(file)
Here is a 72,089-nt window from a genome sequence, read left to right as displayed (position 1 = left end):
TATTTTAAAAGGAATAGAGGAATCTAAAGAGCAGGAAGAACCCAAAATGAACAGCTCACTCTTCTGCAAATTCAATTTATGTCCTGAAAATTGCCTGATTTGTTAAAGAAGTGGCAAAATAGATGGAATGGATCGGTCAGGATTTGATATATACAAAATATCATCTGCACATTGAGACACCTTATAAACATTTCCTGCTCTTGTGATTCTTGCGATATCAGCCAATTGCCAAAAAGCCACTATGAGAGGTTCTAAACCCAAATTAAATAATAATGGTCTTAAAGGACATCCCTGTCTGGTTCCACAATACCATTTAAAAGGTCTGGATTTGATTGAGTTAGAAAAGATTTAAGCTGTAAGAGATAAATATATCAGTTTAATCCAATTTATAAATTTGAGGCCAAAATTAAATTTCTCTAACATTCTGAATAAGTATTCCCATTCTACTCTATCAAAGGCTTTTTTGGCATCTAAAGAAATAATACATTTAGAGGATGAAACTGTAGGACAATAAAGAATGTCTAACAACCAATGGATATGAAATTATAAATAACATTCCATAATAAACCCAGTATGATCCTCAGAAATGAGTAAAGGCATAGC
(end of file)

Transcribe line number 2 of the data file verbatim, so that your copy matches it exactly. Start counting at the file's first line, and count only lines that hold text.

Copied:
TATTTTAAAAGGAATAGAGGAATCTAAAGAGCAGGAAGAACCCAAAATGAACAGCTCACTCTTCTGCAAATTCAATTTATGTCCTGAAAATTGCCTGATTTGTTAAAGAAGTGGCAAAATAGATGGAATGGATCGGTCAGGATTTGATATATACAAAATATCATCTGCACATTGAGACACCTTATAAACATTTCCTGCTCTTGTGATTCTTGCGATATCAGCCAATTGCCAAAAAGCCACTATGAGAGGTTCTAAACCCAAATTAAATAATAATGGTCTTAAAGGACATCCCTGTCTGGTTCCACAATACCATTTAAAAGGTCTGGATTTGATTGAGTTAGAAAAGATTTAAGCTGTAAGAGATAAATATATCAGTTTAATCCAATTTATAAATTTGAGGCCAAAATTAAATTTCTCTAACATTCTGAATAAGTATTCCCATTCTACTCTATCAAAGGCTTTTTTGGCATCTAAAGAAATAATACATTTAGAGGATGAAACTGTAGGACAATAAAGAATGTCTAACAACCAATGGATATGAAATTATAAATAACATTCCATAATAAACCCAGTATGATCCTCAGAAATGAGTAAAGGCATAGC